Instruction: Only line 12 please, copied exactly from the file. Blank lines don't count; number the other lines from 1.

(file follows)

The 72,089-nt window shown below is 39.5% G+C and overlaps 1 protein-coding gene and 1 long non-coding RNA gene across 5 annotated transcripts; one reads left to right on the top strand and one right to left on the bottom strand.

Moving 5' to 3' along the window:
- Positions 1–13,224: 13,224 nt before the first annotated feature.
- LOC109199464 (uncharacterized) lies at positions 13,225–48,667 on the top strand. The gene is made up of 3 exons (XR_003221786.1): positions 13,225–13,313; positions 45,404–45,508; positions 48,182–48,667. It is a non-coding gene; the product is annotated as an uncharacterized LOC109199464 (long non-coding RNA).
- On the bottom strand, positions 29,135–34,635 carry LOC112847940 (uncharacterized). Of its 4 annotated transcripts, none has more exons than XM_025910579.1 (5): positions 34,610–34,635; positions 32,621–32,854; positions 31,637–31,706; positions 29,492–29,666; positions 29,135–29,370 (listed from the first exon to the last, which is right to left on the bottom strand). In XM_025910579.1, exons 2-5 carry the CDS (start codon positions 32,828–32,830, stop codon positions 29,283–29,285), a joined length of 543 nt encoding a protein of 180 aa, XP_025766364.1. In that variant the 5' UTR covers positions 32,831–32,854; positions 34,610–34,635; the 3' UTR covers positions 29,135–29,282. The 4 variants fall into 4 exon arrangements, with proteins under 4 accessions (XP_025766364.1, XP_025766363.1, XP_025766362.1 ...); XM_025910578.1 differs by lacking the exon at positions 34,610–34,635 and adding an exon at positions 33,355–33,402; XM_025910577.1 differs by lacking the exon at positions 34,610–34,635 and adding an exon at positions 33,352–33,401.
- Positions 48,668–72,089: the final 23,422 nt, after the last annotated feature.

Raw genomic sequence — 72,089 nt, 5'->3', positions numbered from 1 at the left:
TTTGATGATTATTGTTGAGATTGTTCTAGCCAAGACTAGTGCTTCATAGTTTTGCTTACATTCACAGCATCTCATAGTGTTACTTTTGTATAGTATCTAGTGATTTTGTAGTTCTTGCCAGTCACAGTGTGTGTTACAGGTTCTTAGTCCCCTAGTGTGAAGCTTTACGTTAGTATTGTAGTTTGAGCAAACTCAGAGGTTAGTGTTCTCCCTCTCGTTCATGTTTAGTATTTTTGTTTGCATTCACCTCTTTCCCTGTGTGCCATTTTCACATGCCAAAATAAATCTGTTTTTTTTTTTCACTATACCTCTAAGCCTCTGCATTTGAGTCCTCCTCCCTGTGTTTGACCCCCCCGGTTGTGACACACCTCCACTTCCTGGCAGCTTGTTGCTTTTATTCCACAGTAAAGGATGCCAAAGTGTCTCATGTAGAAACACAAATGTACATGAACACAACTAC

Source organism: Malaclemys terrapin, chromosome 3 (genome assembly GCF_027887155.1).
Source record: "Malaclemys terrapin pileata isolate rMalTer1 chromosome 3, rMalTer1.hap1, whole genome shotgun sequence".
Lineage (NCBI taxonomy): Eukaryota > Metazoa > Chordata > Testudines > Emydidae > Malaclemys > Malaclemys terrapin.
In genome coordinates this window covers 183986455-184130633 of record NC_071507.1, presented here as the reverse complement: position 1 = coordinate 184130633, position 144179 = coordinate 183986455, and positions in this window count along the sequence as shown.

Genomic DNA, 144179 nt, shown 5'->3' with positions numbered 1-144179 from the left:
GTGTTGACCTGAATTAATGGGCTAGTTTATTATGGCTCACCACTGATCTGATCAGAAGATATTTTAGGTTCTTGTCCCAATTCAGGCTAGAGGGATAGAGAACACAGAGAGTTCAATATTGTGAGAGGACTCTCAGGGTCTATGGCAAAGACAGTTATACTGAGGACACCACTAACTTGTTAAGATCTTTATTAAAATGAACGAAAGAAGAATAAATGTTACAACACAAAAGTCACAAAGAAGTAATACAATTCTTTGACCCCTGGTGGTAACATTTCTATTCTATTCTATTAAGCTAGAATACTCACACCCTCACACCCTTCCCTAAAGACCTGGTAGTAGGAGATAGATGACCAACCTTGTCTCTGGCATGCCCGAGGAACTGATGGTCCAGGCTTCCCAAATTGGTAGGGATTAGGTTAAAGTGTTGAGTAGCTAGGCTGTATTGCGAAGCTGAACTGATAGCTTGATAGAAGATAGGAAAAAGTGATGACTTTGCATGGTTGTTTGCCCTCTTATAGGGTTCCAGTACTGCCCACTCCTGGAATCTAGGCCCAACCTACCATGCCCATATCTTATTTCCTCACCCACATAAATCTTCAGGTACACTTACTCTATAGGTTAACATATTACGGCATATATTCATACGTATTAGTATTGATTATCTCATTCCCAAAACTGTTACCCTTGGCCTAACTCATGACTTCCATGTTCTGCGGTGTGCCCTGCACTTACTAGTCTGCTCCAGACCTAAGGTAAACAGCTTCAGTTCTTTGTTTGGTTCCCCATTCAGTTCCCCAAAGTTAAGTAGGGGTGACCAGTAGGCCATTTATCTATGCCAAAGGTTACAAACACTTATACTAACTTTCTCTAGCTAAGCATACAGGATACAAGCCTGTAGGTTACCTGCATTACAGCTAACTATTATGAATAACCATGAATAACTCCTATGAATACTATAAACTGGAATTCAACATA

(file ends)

In genome coordinates this window covers 183986455-184130633 of record NC_071507.1, presented here as the reverse complement: position 1 = coordinate 184130633, position 144179 = coordinate 183986455, and positions in this window count along the sequence as shown.